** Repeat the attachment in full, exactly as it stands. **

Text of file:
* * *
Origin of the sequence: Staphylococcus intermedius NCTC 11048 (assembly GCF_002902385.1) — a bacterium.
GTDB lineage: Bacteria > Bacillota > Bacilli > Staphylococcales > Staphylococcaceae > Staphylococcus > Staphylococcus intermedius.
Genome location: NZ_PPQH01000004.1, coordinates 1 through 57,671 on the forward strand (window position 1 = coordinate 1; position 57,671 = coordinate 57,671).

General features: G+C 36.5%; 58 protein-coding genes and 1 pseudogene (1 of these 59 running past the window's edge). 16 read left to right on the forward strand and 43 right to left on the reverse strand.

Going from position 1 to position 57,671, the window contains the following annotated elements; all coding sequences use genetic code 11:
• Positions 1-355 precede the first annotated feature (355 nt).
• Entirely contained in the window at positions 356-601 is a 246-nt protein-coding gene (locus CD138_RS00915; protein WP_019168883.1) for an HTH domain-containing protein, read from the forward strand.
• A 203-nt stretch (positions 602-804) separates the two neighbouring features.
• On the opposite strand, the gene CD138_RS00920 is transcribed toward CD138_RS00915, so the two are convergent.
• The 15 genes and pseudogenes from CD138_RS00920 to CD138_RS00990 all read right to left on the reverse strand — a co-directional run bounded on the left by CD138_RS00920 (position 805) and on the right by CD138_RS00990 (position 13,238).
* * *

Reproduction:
Origin of the sequence: Staphylococcus intermedius NCTC 11048 (assembly GCF_002902385.1) — a bacterium.
GTDB lineage: Bacteria > Bacillota > Bacilli > Staphylococcales > Staphylococcaceae > Staphylococcus > Staphylococcus intermedius.
Genome location: NZ_PPQH01000004.1, coordinates 1 through 57,671 on the forward strand (window position 1 = coordinate 1; position 57,671 = coordinate 57,671).

General features: G+C 36.5%; 58 protein-coding genes and 1 pseudogene (1 of these 59 running past the window's edge). 16 read left to right on the forward strand and 43 right to left on the reverse strand.

Going from position 1 to position 57,671, the window contains the following annotated elements; all coding sequences use genetic code 11:
• Positions 1-355 precede the first annotated feature (355 nt).
• Entirely contained in the window at positions 356-601 is a 246-nt protein-coding gene (locus CD138_RS00915; protein WP_019168883.1) for an HTH domain-containing protein, read from the forward strand.
• A 203-nt stretch (positions 602-804) separates the two neighbouring features.
• On the opposite strand, the gene CD138_RS00920 is transcribed toward CD138_RS00915, so the two are convergent.
• The 15 genes and pseudogenes from CD138_RS00920 to CD138_RS00990 all read right to left on the reverse strand — a co-directional run bounded on the left by CD138_RS00920 (position 805) and on the right by CD138_RS00990 (position 13,238).